By a News Reporter-Staff News Editor at Journal of Engineering -- Fresh data on Photogrammetric Engineering are presented in a new report. According to news originating from Columbia, South Carolina, by VerticalNews correspondents, research stated, "Impervious surface estimation has been widely conducted with medium-high resolution optical imagery. Challenges however, remain in aspects of spectral similarity of different objects, mixed pixel, and shadows of tall buildings or large tree crowns."
Our news journalists obtained a quote from the research from the University of South Carolina, "In order to reduce these uncertainties, this study explores the synergistic Use of optical and radar remote sensing datasets in highly populated urban areas. A comparative analysis is performed between the RADARSAT-2 full POLSAR image and the SPOT5 optical image. For both datasets, the C5.0 decision tree algorithm is applied to select features extracted to build a decision tree for urban impervious surface classification. It is found in this study that optical and POLSAR images possess different merits in delineating urban land surfaces. The POLSAR data is helpful for delineating bright impervious surfaces (e.g., buildings) and bare soils, which is often a difficult task for optical data. However, the confusion between dark impervious surfaces and bare soils becomes a severe problem due to similar surface scattering mechanisms. The intrinsic characteristics of radar scattering (e.g., layover and shadow effects) also result in high uncertainties in dense urban areas. These problems are leveraged when both optical and decomposed POLSAR features are considered."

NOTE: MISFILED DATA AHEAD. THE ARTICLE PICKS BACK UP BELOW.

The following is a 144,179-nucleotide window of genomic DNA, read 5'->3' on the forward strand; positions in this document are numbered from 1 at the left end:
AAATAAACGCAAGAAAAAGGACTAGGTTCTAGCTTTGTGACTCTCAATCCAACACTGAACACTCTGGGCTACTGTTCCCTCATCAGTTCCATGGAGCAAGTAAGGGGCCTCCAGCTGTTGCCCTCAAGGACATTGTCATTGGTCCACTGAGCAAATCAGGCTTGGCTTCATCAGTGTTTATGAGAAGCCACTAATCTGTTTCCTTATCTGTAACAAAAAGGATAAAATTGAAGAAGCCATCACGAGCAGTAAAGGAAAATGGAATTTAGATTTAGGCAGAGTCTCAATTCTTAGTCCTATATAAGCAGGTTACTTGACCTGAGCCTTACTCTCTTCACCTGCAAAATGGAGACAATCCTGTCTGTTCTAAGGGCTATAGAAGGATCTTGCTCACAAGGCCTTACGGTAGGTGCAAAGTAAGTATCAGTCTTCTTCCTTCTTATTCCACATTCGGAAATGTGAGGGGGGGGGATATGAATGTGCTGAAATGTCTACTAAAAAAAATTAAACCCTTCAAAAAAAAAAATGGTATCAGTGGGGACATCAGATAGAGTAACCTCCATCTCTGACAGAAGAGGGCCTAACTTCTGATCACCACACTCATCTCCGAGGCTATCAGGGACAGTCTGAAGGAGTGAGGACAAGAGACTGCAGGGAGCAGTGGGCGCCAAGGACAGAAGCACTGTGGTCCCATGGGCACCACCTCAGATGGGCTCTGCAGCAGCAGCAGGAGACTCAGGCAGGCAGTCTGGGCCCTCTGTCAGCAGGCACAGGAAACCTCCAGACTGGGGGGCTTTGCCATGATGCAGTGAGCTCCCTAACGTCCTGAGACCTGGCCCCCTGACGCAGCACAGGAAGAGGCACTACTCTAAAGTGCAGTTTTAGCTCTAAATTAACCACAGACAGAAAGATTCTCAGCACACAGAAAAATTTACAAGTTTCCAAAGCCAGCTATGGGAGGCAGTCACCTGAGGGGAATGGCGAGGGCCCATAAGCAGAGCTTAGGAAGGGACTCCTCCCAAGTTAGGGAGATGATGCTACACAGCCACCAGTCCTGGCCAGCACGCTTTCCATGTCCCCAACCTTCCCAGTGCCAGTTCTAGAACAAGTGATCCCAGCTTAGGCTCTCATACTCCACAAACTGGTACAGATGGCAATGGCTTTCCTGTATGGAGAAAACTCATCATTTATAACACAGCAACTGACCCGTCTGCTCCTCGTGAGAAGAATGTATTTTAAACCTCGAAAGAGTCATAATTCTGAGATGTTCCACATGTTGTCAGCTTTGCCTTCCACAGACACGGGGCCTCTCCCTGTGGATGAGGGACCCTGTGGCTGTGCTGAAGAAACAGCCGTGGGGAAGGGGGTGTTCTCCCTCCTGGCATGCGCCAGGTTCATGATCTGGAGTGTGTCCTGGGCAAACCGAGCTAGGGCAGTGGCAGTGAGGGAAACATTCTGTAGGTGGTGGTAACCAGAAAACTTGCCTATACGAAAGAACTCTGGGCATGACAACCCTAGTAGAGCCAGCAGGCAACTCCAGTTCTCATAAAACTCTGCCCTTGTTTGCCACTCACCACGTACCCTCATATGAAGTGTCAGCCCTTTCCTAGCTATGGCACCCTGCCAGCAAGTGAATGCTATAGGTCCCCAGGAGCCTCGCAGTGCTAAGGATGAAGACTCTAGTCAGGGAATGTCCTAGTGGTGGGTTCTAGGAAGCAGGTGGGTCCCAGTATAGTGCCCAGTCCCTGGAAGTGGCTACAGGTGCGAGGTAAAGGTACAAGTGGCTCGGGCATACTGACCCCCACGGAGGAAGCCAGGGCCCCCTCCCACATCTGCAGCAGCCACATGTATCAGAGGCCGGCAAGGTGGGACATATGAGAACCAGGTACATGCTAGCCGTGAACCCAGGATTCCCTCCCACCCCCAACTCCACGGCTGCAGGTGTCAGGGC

According to the news editors, the research concluded: "The results from this study indicate that the synergistic use of optical and POLSAR data could be an efficient approach to improving the estimation of urban impervious surfaces."
For more information on this research see: Synergistic Use of Optical and PolSAR Imagery for Urban Impervious Surface Estimation. Photogrammetric Engineering and Remote Sensing, 2014;80(1):91-102. Photogrammetric Engineering and Remote Sensing can be contacted at: Amer Soc Photogrammetry, 5410 Grosvenor Lane Suite 210, Bethesda, MD 20814-2160, USA.
The news correspondents report that additional information may be obtained from H.D. Guo, University of South Carolina, Dept. of Geog, Columbia, SC 29208, United States. Additional authors for this research include H.N. Yang, Z.C. Sun, X.W. Li and C.Z. Wang.
Keywords for this news article include: Columbia, United States, South Carolina, North and Central America, Photogrammetric Engineering
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